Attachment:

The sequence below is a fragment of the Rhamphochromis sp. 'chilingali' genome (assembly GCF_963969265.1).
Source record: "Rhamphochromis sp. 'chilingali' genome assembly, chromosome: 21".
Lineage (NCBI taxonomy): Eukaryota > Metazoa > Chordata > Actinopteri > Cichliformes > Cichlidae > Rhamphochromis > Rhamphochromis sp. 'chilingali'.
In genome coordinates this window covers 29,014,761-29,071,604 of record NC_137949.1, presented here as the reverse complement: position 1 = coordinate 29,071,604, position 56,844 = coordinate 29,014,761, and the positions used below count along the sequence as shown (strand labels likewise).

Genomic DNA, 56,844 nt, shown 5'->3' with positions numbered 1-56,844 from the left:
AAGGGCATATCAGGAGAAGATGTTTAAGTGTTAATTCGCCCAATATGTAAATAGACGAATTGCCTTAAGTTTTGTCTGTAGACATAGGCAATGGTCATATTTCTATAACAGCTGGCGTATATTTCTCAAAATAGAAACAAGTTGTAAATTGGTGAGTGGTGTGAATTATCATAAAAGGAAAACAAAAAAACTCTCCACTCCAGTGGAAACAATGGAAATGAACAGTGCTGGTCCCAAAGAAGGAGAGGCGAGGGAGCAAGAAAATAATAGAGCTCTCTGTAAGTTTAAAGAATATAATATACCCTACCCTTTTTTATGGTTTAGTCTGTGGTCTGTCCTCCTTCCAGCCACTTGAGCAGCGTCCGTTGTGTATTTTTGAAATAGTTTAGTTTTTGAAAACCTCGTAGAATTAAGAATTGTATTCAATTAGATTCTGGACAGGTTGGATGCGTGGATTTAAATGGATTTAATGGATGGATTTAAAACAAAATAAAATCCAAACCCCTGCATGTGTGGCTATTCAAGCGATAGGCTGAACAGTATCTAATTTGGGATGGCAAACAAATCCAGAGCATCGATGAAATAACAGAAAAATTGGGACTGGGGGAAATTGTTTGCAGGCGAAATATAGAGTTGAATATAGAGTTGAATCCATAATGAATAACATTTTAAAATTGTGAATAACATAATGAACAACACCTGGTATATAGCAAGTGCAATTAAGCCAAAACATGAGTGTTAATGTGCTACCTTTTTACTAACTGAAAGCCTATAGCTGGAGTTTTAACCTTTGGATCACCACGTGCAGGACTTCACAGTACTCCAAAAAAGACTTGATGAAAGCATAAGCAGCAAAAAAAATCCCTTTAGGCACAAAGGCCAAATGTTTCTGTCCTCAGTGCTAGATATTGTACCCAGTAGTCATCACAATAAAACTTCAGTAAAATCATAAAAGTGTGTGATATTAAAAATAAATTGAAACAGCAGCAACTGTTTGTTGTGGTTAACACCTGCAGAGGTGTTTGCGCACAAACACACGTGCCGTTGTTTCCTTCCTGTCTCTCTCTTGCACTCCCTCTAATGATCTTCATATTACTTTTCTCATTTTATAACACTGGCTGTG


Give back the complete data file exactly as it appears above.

The sequence below is a fragment of the Rhamphochromis sp. 'chilingali' genome (assembly GCF_963969265.1).
Source record: "Rhamphochromis sp. 'chilingali' genome assembly, chromosome: 21".
Lineage (NCBI taxonomy): Eukaryota > Metazoa > Chordata > Actinopteri > Cichliformes > Cichlidae > Rhamphochromis > Rhamphochromis sp. 'chilingali'.
In genome coordinates this window covers 29,014,761-29,071,604 of record NC_137949.1, presented here as the reverse complement: position 1 = coordinate 29,071,604, position 56,844 = coordinate 29,014,761, and the positions used below count along the sequence as shown (strand labels likewise).

Genomic DNA, 56,844 nt, shown 5'->3' with positions numbered 1-56,844 from the left:
AAGGGCATATCAGGAGAAGATGTTTAAGTGTTAATTCGCCCAATATGTAAATAGACGAATTGCCTTAAGTTTTGTCTGTAGACATAGGCAATGGTCATATTTCTATAACAGCTGGCGTATATTTCTCAAAATAGAAACAAGTTGTAAATTGGTGAGTGGTGTGAATTATCATAAAAGGAAAACAAAAAAACTCTCCACTCCAGTGGAAACAATGGAAATGAACAGTGCTGGTCCCAAAGAAGGAGAGGCGAGGGAGCAAGAAAATAATAGAGCTCTCTGTAAGTTTAAAGAATATAATATACCCTACCCTTTTTTATGGTTTAGTCTGTGGTCTGTCCTCCTTCCAGCCACTTGAGCAGCGTCCGTTGTGTATTTTTGAAATAGTTTAGTTTTTGAAAACCTCGTAGAATTAAGAATTGTATTCAATTAGATTCTGGACAGGTTGGATGCGTGGATTTAAATGGATTTAATGGATGGATTTAAAACAAAATAAAATCCAAACCCCTGCATGTGTGGCTATTCAAGCGATAGGCTGAACAGTATCTAATTTGGGATGGCAAACAAATCCAGAGCATCGATGAAATAACAGAAAAATTGGGACTGGGGGAAATTGTTTGCAGGCGAAATATAGAGTTGAATATAGAGTTGAATCCATAATGAATAACATTTTAAAATTGTGAATAACATAATGAACAACACCTGGTATATAGCAAGTGCAATTAAGCCAAAACATGAGTGTTAATGTGCTACCTTTTTACTAACTGAAAGCCTATAGCTGGAGTTTTAACCTTTGGATCACCACGTGCAGGACTTCACAGTACTCCAAAAAAGACTTGATGAAAGCATAAGCAGCAAAAAAAATCCCTTTAGGCACAAAGGCCAAATGTTTCTGTCCTCAGTGCTAGATATTGTACCCAGTAGTCATCACAATAAAACTTCAGTAAAATCATAAAAGTGTGTGATATTAAAAATAAATTGAAACAGCAGCAACTGTTTGTTGTGGTTAACACCTGCAGAGGTGTTTGCGCACAAACACACGTGCCGTTGTTTCCTTCCTGTCTCTCTCTTGCACTCCCTCTAATGATCTTCATATTACTTTTCTCATTTTATAACACTGGCTGTG